Published January 13, 2015
The GOP-controlled Senate voted Friday to make permanent most of the expiring provisions of the anti-terrorist USA Patriot Act (search).
Senators, however, set new four-year expiration dates on the most controversial provisions of the law, those allowing federal agents to use roving wiretaps and to search library and medical records.
The passage of the Senate legislation, which was by voice vote minutes before the chamber left for a month-long summer break, sets up a fall confrontation with the Republican-controlled House, which wanted 10-year expirations, or sunsets, on those two provisions.
The House and the Senate will try to negotiate a compromise bill to send to President Bush before December, when 16 provisions of the Patriot Act are set to expire.
The roving wiretap provision allows investigators to obtain warrants to intercept a suspect's phone conversations or Internet traffic without limiting investigators to a specific phone or requiring them to identify the suspect. The records provision authorizes federal officials to obtain "tangible items" such as business, library and medical records.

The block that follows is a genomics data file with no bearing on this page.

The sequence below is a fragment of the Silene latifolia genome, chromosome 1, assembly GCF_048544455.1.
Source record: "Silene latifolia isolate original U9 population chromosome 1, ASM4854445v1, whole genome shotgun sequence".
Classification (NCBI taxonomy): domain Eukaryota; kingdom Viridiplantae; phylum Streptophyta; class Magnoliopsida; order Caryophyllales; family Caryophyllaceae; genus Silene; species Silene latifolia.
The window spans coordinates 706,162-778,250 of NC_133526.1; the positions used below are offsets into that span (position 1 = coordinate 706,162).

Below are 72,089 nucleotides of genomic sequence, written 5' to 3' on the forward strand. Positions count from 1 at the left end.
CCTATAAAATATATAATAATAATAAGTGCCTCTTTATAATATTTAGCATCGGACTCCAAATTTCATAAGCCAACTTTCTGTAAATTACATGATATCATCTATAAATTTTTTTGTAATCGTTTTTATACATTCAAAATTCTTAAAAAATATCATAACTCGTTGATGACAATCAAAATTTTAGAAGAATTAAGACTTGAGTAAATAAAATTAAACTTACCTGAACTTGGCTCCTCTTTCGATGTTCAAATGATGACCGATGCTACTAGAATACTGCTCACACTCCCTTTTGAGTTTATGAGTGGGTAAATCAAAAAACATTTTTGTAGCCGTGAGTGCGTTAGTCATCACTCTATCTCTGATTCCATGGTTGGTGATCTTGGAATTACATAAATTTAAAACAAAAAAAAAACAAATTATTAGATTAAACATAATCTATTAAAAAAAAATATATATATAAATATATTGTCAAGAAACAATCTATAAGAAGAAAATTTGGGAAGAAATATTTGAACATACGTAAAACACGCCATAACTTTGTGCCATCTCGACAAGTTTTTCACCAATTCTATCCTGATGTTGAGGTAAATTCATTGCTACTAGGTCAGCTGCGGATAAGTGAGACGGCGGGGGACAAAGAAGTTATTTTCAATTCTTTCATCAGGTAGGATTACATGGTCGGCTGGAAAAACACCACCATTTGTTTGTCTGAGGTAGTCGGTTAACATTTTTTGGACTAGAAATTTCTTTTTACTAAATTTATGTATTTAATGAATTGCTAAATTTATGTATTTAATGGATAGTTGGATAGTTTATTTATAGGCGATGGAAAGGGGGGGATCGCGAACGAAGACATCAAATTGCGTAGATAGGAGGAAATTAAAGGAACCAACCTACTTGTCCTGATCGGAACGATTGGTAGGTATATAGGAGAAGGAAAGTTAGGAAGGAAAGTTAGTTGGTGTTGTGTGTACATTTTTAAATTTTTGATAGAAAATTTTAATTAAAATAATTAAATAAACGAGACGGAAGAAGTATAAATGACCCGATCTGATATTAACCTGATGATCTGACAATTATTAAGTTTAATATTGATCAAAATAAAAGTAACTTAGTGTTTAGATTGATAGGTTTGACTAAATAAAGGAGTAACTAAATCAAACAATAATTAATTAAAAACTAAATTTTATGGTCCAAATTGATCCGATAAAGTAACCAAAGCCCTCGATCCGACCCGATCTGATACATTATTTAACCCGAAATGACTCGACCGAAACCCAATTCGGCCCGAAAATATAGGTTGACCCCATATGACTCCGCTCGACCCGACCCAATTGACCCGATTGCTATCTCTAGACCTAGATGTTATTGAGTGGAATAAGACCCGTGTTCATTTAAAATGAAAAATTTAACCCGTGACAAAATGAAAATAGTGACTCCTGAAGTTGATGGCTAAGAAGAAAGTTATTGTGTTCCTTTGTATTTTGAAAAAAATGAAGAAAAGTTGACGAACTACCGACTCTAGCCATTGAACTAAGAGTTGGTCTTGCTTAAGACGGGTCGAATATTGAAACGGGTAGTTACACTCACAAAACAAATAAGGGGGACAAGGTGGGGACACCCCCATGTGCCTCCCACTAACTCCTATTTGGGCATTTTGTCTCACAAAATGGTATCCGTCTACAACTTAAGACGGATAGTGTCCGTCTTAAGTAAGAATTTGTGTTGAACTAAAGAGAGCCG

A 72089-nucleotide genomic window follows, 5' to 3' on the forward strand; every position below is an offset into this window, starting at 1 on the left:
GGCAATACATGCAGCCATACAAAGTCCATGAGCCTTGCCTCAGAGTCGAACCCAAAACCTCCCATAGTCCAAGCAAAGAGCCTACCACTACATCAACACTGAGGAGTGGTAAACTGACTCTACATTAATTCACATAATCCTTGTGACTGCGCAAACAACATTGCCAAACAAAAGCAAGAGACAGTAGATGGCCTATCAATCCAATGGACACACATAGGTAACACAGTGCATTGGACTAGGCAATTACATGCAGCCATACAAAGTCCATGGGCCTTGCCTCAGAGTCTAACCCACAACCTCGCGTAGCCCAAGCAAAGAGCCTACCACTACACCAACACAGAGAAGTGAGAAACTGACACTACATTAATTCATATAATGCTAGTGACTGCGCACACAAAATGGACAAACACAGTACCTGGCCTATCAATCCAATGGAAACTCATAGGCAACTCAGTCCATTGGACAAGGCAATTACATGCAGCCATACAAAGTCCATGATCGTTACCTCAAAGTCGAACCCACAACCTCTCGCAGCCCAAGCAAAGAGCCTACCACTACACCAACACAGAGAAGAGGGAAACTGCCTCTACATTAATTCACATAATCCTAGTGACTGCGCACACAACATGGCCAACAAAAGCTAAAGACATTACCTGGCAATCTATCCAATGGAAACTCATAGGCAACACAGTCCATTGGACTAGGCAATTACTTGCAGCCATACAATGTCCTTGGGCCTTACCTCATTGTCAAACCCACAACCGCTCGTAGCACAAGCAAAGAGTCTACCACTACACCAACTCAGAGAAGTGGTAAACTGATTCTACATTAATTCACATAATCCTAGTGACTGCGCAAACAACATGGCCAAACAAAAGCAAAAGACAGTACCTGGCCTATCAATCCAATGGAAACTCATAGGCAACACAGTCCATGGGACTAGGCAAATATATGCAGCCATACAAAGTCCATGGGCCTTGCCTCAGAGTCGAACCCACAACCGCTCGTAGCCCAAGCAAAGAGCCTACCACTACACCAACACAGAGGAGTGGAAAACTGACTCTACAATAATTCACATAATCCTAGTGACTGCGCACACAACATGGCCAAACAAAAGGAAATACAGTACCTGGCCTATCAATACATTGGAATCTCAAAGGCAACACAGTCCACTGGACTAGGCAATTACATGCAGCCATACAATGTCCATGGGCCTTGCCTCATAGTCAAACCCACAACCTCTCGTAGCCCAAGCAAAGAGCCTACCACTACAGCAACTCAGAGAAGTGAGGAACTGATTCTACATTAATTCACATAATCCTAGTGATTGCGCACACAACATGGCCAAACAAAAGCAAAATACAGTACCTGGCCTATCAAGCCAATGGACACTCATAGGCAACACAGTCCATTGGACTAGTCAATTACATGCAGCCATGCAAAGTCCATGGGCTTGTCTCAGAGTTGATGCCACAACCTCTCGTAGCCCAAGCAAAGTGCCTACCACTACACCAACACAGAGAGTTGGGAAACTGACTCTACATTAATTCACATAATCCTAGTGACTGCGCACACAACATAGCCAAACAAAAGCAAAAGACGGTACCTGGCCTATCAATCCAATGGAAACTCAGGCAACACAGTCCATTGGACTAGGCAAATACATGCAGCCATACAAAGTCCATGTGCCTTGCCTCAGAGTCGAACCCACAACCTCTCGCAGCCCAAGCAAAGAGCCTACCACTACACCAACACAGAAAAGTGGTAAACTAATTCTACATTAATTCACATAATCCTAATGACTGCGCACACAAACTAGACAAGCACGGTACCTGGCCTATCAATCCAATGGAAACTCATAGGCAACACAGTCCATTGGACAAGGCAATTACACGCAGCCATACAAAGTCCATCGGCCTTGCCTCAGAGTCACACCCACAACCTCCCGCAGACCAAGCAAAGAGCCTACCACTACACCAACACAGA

"The Patriot Act is a uniquely valuable piece of legislation for this unparalleled time in Americas history, and its provisions will help keep us safe and defeat the hidden terrorist cells operating here in America," said Senate Majority Leader Bill Frist (search), R-Tenn.
Senate Democratic leader Harry Reid (search) of Nevada said "like all compromises, it includes provisions that are not supported by everyone in this body. However, Democratic and Republican members of the Judiciary Committee came together in a spirit of cooperation and compromise to agree on this bill, and I strongly support it."
The Senate also had a competing Patriot Act reauthorization bill that had been approved by the Intelligence Committee, which would give the FBI expanded powers to subpoena records without the approval of a judge or grand jury. That bill was not approved, however, and Sen. Ron Wyden, D-Ore., threatened on Friday to hold up a final House-Senate version if negotiators restore the expanded FBI subpoena powers.
The American Civil Liberties Union said the Senate bill approved Friday was "imperfect" but "a good starting point, and is vastly better than its counterpart passed by the House."